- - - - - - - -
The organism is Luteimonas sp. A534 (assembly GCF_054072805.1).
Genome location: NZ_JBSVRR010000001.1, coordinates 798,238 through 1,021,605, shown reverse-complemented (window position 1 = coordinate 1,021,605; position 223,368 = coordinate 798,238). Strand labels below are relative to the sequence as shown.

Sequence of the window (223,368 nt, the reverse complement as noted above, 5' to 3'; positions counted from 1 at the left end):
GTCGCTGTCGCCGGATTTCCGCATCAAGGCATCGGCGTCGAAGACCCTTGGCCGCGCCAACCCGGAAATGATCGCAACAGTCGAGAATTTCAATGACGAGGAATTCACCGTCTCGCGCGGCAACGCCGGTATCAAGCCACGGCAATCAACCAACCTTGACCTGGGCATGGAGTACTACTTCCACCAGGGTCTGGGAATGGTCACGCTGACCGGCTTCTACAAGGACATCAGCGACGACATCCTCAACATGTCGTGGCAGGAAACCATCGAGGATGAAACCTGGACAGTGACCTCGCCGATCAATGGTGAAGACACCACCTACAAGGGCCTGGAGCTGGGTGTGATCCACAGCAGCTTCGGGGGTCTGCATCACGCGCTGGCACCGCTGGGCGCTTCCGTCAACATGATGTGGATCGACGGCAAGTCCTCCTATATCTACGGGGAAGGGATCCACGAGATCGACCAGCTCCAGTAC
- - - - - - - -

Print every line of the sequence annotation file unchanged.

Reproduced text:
The organism is Luteimonas sp. A534 (assembly GCF_054072805.1).
Genome location: NZ_JBSVRR010000001.1, coordinates 798,238 through 1,021,605, shown reverse-complemented (window position 1 = coordinate 1,021,605; position 223,368 = coordinate 798,238). Strand labels below are relative to the sequence as shown.

Sequence of the window (223,368 nt, the reverse complement as noted above, 5' to 3'; positions counted from 1 at the left end):
GTCGCTGTCGCCGGATTTCCGCATCAAGGCATCGGCGTCGAAGACCCTTGGCCGCGCCAACCCGGAAATGATCGCAACAGTCGAGAATTTCAATGACGAGGAATTCACCGTCTCGCGCGGCAACGCCGGTATCAAGCCACGGCAATCAACCAACCTTGACCTGGGCATGGAGTACTACTTCCACCAGGGTCTGGGAATGGTCACGCTGACCGGCTTCTACAAGGACATCAGCGACGACATCCTCAACATGTCGTGGCAGGAAACCATCGAGGATGAAACCTGGACAGTGACCTCGCCGATCAATGGTGAAGACACCACCTACAAGGGCCTGGAGCTGGGTGTGATCCACAGCAGCTTCGGGGGTCTGCATCACGCGCTGGCACCGCTGGGCGCTTCCGTCAACATGATGTGGATCGACGGCAAGTCCTCCTATATCTACGGGGAAGGGATCCACGAGATCGACCAGCTCCAGTAC